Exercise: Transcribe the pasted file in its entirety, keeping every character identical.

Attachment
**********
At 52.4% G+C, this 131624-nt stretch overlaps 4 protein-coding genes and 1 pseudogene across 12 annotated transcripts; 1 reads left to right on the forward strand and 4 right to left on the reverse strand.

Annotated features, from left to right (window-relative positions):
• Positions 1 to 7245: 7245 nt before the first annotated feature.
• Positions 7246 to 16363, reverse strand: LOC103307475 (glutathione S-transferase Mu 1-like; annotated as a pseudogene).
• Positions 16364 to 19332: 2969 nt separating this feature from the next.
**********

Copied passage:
At 52.4% G+C, this 131624-nt stretch overlaps 4 protein-coding genes and 1 pseudogene across 12 annotated transcripts; 1 reads left to right on the forward strand and 4 right to left on the reverse strand.

Annotated features, from left to right (window-relative positions):
• Positions 1 to 7245: 7245 nt before the first annotated feature.
• Positions 7246 to 16363, reverse strand: LOC103307475 (glutathione S-transferase Mu 1-like; annotated as a pseudogene).
• Positions 16364 to 19332: 2969 nt separating this feature from the next.